- For current list of job site posters including revisions please visit the FHWA and USDOL websites.
- The title VI contact information should be as follows:
- Orlando T. Curry, MSA
- MDOT Title VI Program
- Michigan Department of Transportation
- 425 W. Ottawa Street
- Lansing, Michigan 48933
- Phone: 517-241-7462
- Posters in Languages other than English are not required but are encouraged.
Contractors must electronically submit weekly, for each week in which contract work is performed, all certified payrolls to the Engineer on federal-aid construction contracts. The prime contractor is responsible for the submission of copies of payroll reports completed by their subcontractors. Certified payroll must be submitted anytime construction work involving the employment of laborers and mechanics occurs regardless of contractual relationship to the construction project (i.e., subcontract, purchase order, invoice, etc.).
The first certified payroll must be received by the Engineer within three weeks from the start of the work for the prime contractor and/or subcontractor(s). The three-week period will allow for processing and review of the certified payrolls by the prime contractor. The first pay estimate can be made prior to the submission of the first certified payroll(s) assuming the contractor and/or subcontractor(s) will submit certified payrolls in a timely manner. If the contractor is working consistently on the project subsequent certified payrolls are to be submitted on a weekly basis thereafter.
For projects less than 75 calendar days in duration, the time frame for submittal is reduced to two weeks for short duration projects as discussed at the end of the section titled “Notice of Delinquent Certified Payrolls”. Certified payroll submissions not meeting the above time requirements are considered delinquent.
The Labor Compliance Program Tracker (LCPtracker) herein referred to as LCPtracker is a third-party web-based solution used by MDOT to receive, review, and approve payroll and associated prevailing wage documents. Documents submitted into LCPtracker will be maintained in LCPtracker throughout the life of the contract and will comply with department retention period requirements thereafter to preserve project records.
Prevailing Wage Procedures
Contract Setup and Assignment – Setting up and assigning a contract in LCPtracker includes entering project specific information into the user interface, assigning the prime contractor, and assigning the project wage decision(s) to the contract. Projects delivered at the Transportation Service Center (TSC) level including consultant delivered contracts must be setup and assigned by the TSC. Once a project has been setup the project office must request an LCPtracker administrator assign a prime approver to the contract. This can be accomplished by sending a request to the LCPtracker resource email at: MDOT-LCPtracker@Michigan.gov.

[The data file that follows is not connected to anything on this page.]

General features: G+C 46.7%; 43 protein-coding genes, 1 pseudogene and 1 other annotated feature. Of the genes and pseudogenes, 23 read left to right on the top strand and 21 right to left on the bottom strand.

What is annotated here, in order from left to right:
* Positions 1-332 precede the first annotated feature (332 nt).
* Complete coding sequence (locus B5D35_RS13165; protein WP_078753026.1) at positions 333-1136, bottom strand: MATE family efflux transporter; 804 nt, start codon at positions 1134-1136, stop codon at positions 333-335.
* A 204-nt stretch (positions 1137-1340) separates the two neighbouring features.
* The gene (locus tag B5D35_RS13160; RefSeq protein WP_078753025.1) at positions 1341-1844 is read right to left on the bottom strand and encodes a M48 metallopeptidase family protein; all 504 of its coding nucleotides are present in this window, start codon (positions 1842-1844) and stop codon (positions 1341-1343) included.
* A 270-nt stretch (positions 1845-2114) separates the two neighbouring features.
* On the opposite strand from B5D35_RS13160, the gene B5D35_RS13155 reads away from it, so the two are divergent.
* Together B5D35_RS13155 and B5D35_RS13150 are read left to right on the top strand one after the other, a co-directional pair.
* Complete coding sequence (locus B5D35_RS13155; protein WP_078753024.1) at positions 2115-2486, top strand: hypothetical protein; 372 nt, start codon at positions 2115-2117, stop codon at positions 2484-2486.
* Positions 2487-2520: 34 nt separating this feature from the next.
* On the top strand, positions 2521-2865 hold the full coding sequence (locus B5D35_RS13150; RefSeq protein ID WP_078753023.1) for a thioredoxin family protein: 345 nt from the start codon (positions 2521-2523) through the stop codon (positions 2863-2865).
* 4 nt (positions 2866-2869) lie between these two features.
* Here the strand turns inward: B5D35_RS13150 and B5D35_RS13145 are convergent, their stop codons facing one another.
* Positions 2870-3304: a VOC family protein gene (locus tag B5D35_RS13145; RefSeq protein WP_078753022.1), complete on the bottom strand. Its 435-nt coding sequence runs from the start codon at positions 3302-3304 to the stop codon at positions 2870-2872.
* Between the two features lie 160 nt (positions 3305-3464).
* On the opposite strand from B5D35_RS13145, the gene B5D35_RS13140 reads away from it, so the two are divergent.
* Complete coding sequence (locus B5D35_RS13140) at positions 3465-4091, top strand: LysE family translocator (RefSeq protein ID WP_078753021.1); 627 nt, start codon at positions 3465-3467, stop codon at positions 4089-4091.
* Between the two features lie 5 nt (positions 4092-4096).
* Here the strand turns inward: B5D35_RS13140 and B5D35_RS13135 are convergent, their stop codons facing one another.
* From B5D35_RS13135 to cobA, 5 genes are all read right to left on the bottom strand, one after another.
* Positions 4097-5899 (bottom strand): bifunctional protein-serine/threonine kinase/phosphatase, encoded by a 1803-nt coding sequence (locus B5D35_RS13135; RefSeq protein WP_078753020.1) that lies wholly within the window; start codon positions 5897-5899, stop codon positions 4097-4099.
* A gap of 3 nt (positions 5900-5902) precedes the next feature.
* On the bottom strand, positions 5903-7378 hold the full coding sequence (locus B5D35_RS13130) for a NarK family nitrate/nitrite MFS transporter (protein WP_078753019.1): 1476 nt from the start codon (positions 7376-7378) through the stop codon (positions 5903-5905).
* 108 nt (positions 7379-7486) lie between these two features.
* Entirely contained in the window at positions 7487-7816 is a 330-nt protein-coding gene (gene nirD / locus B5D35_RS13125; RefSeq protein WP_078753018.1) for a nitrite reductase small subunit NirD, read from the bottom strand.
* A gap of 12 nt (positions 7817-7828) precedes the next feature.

Wage Determination Entry – Entry and maintenance of wage decisions is the responsibility of the MDOT CFS LCPtracker administrator. If at any time a project office becomes aware that a wage determination required for their project is not available, the MDOT LCPtracker administrator must be notified at MDOT-LCPtracker@Michigan.gov. Wage entry requests must allow at least two business days for the information to be input into LCPtracker.
Contract Administration – The day-to-day administration of the contract is the responsibility of the Engineer or their designee. This will include approving fringe benefit statements, receiving, reviewing, and accepting certified payroll submissions, approving apprenticeship documents, establishing project specific apprenticeship/On-the-Job Training (OJT) classification(s), and closing completed contracts.
- Reviewing and Accepting Payroll - The Engineer or their designee must closely review the certified payrolls from the prime contractor and subcontractor(s) that work on the project to ensure consistency with work performed. Once it is established that a contractor is submitting complete and accurate certified payrolls, subsequent payrolls need to be randomly checked during the remainder of the project. At any time, a more extensive payroll review must be undertaken if determined necessary by the Engineer. While the LCPtracker software provides a high level of quality assurance that the information is submitted correctly, attention must still be focused on the number of employees, classifications, and time on site. LCPtracker must be accessed to review/accept payroll at least as frequently as pay estimates are processed to ensure the required payrolls have been submitted. All certified payroll submitted on a contract must have an accept status of either reviewed or accepted. For additional information on certified payroll review see the subsection marked Certified Payroll Review.